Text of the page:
One of the mysteries of the English language finally explained.
An idealized place of great or idyllic magnificence and beauty.‘three architects and a planner combine to create a Xanadu’
- ‘‘This world he has created is a Xanadu, an Eden of sorts,’ the actor carries on.’
- ‘I meet this unlikely pair at Bertram's Longfellow home, a Xanadu of domesticity that she shares with her husband.’
- ‘Scientists believe they have spotted a continent, which they're calling Xanadu.’
- ‘Coleridge created his Xanadu by locating his poems in the true, at many levels, and working towards a kind of exorcism and expiation.’
- ‘Old fields like the Polo Grounds and Forbes Field were personality-packed Xanadus.’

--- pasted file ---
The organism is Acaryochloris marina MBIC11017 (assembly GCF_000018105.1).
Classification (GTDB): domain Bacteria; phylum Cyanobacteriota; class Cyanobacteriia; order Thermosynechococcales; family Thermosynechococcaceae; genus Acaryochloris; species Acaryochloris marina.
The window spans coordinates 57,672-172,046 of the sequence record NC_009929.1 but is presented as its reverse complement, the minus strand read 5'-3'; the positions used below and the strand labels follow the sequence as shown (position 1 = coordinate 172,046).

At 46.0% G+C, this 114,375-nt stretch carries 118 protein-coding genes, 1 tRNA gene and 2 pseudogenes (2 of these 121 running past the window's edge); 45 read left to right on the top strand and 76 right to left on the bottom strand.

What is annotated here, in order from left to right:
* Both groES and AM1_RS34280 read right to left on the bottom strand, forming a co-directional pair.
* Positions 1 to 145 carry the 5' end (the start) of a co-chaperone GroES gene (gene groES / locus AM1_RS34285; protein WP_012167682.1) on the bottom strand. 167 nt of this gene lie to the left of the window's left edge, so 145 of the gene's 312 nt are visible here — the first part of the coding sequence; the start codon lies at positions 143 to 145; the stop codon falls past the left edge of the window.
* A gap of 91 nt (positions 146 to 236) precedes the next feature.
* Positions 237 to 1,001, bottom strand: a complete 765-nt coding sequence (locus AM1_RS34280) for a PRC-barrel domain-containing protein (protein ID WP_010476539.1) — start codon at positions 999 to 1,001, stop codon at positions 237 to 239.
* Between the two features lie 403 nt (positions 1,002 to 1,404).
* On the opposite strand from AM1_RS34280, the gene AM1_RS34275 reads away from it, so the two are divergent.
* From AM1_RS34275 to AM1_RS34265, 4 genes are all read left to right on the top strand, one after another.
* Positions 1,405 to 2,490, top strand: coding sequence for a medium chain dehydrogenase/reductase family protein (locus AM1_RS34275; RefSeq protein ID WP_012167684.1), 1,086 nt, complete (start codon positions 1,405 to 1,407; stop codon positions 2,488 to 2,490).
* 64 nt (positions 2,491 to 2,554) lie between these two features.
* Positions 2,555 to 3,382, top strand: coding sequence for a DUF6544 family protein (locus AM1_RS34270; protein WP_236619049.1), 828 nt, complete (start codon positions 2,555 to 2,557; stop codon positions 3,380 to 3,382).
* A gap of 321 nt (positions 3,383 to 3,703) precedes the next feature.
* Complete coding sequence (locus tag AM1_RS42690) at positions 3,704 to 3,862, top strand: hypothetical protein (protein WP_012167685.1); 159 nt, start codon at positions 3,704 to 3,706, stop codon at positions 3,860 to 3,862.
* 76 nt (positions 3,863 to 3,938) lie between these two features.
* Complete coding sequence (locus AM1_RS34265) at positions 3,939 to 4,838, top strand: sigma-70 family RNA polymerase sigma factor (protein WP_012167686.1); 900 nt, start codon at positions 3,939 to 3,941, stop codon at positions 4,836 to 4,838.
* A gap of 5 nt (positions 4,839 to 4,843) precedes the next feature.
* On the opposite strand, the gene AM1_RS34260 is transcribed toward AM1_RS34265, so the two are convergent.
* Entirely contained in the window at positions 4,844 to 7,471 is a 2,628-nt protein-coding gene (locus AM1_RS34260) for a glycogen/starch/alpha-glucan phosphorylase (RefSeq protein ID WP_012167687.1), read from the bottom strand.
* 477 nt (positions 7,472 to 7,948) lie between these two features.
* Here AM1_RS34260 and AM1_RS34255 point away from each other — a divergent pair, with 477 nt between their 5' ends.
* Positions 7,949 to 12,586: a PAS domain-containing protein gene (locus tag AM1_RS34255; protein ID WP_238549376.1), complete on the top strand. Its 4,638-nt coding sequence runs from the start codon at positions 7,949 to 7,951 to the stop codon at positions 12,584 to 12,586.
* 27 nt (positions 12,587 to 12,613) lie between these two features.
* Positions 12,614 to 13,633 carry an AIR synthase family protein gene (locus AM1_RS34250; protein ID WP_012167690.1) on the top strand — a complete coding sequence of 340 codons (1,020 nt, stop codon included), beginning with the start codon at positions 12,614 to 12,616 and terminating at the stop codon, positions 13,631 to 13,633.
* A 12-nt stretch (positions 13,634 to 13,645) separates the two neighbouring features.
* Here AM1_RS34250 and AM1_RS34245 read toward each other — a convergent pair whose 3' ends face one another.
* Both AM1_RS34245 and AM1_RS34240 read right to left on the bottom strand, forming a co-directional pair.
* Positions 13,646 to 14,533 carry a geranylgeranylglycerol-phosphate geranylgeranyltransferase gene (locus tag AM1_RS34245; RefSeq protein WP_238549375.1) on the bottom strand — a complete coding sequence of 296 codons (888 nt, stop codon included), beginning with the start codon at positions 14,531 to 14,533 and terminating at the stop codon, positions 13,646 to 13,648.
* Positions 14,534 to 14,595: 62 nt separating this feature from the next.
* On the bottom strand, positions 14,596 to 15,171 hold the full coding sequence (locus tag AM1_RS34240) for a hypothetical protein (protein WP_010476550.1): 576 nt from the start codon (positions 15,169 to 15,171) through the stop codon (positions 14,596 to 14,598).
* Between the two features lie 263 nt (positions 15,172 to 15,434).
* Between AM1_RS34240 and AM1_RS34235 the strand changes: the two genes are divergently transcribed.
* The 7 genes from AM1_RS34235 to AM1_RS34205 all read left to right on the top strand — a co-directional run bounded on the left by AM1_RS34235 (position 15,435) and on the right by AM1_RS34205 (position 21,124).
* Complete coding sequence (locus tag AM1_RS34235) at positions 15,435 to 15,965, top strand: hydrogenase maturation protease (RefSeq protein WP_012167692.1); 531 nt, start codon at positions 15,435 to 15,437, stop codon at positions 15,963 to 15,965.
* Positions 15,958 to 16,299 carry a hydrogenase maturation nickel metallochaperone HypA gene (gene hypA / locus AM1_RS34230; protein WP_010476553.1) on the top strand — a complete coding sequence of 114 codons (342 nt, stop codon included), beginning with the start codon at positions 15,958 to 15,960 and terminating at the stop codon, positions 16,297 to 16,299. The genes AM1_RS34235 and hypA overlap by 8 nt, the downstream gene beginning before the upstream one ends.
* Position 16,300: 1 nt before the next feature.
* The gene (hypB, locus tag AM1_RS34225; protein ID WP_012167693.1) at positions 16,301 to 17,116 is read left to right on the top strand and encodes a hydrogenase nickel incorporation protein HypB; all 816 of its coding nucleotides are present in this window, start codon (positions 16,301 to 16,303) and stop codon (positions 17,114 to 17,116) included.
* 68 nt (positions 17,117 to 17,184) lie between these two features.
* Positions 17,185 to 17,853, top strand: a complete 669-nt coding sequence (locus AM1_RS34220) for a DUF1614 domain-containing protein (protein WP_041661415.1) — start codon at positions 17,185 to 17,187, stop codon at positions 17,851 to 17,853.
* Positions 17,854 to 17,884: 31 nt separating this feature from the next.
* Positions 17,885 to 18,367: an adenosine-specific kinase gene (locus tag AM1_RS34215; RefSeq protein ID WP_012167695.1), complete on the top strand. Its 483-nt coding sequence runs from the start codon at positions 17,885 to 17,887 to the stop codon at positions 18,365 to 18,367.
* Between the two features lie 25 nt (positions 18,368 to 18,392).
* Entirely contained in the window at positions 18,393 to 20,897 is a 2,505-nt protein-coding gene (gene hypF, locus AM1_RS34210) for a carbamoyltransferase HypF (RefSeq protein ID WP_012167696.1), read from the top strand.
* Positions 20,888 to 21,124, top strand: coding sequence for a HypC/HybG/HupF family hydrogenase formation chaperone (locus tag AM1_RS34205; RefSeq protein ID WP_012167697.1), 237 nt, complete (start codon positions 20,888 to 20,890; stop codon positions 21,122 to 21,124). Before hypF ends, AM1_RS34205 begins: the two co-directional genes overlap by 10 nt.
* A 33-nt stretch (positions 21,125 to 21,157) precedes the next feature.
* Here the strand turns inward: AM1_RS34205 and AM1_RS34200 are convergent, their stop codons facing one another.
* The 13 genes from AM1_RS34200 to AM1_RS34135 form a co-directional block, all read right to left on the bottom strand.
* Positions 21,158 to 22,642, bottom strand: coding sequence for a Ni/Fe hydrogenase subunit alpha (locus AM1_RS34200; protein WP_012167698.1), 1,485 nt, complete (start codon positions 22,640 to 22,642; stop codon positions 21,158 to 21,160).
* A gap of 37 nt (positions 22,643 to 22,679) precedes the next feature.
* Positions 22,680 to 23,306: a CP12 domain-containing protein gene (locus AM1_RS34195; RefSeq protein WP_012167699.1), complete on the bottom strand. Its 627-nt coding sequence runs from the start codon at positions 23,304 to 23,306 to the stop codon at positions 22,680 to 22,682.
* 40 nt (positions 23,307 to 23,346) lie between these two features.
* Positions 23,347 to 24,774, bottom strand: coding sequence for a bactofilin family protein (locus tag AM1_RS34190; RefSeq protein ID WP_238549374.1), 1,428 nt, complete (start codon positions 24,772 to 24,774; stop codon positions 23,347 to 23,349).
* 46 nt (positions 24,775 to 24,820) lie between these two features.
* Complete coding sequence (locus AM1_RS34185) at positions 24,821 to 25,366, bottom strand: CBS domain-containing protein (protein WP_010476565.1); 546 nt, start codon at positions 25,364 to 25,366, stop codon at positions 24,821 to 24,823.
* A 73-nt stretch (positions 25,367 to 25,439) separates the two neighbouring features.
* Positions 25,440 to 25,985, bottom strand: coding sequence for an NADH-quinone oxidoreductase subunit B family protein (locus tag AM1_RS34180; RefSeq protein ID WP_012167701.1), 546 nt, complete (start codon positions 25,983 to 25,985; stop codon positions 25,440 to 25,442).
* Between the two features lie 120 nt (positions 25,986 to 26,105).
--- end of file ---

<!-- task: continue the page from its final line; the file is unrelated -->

- ‘For the hardcore, even if you never get to MetroFlex, knowing that such a Xanadu still exists should gladden your heart.’
- ‘The village is just like a Xanadu concealed in the mountain.’
- ‘In the 1990s, he built his own Xanadu, Cuixmala, amid 2,000 acres of rainforest in Yucatan, Mexico.’
- ‘Everywhere you looked, serious, august news organizations were indulging very spoiled, very rich men who've built their own Xanadus the same way boys build forts out of sofa cushions and bed sheets.’
Alteration of Shang-tu, the name of an ancient city in what is now the Inner Mongolia region of China, as portrayed in Coleridge's poem Kubla Khan (1816).
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